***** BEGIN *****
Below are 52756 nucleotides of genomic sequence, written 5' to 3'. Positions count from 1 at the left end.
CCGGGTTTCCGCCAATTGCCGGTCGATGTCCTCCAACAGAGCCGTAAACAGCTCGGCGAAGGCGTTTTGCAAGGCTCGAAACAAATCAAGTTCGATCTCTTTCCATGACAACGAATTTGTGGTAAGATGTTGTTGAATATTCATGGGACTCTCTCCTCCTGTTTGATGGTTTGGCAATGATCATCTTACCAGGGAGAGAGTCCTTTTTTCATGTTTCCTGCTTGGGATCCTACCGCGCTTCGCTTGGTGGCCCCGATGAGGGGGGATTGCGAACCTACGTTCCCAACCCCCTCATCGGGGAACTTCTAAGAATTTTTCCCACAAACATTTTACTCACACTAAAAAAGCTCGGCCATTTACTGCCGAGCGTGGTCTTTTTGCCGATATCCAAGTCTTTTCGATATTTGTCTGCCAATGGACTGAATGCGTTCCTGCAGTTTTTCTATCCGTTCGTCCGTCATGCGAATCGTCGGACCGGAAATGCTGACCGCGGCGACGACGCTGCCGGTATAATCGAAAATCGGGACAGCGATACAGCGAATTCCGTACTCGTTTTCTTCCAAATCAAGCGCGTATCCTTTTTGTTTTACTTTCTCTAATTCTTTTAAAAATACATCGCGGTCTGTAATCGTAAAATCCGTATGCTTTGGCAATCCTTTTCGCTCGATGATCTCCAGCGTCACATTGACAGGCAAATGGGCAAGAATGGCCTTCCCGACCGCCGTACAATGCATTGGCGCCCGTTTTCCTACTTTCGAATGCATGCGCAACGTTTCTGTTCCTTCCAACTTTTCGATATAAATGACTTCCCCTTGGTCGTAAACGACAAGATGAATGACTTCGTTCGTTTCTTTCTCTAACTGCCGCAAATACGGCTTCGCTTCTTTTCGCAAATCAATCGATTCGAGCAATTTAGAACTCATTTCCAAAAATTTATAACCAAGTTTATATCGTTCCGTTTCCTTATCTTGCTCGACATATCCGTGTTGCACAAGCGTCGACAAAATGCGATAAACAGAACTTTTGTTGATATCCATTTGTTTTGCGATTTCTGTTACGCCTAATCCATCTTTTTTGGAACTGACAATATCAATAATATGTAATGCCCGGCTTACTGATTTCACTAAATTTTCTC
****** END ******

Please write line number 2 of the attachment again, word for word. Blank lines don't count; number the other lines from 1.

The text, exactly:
CCGGGTTTCCGCCAATTGCCGGTCGATGTCCTCCAACAGAGCCGTAAACAGCTCGGCGAAGGCGTTTTGCAAGGCTCGAAACAAATCAAGTTCGATCTCTTTCCATGACAACGAATTTGTGGTAAGATGTTGTTGAATATTCATGGGACTCTCTCCTCCTGTTTGATGGTTTGGCAATGATCATCTTACCAGGGAGAGAGTCCTTTTTTCATGTTTCCTGCTTGGGATCCTACCGCGCTTCGCTTGGTGGCCCCGATGAGGGGGGATTGCGAACCTACGTTCCCAACCCCCTCATCGGGGAACTTCTAAGAATTTTTCCCACAAACATTTTACTCACACTAAAAAAGCTCGGCCATTTACTGCCGAGCGTGGTCTTTTTGCCGATATCCAAGTCTTTTCGATATTTGTCTGCCAATGGACTGAATGCGTTCCTGCAGTTTTTCTATCCGTTCGTCCGTCATGCGAATCGTCGGACCGGAAATGCTGACCGCGGCGACGACGCTGCCGGTATAATCGAAAATCGGGACAGCGATACAGCGAATTCCGTACTCGTTTTCTTCCAAATCAAGCGCGTATCCTTTTTGTTTTACTTTCTCTAATTCTTTTAAAAATACATCGCGGTCTGTAATCGTAAAATCCGTATGCTTTGGCAATCCTTTTCGCTCGATGATCTCCAGCGTCACATTGACAGGCAAATGGGCAAGAATGGCCTTCCCGACCGCCGTACAATGCATTGGCGCCCGTTTTCCTACTTTCGAATGCATGCGCAACGTTTCTGTTCCTTCCAACTTTTCGATATAAATGACTTCCCCTTGGTCGTAAACGACAAGATGAATGACTTCGTTCGTTTCTTTCTCTAACTGCCGCAAATACGGCTTCGCTTCTTTTCGCAAATCAATCGATTCGAGCAATTTAGAACTCATTTCCAAAAATTTATAACCAAGTTTATATCGTTCCGTTTCCTTATCTTGCTCGACATATCCGTGTTGCACAAGCGTCGACAAAATGCGATAAACAGAACTTTTGTTGATATCCATTTGTTTTGCGATTTCTGTTACGCCTAATCCATCTTTTTTGGAACTGACAATATCAATAATATGTAATGCCCGGCTTACTGATTTCACTAAATTTTCTC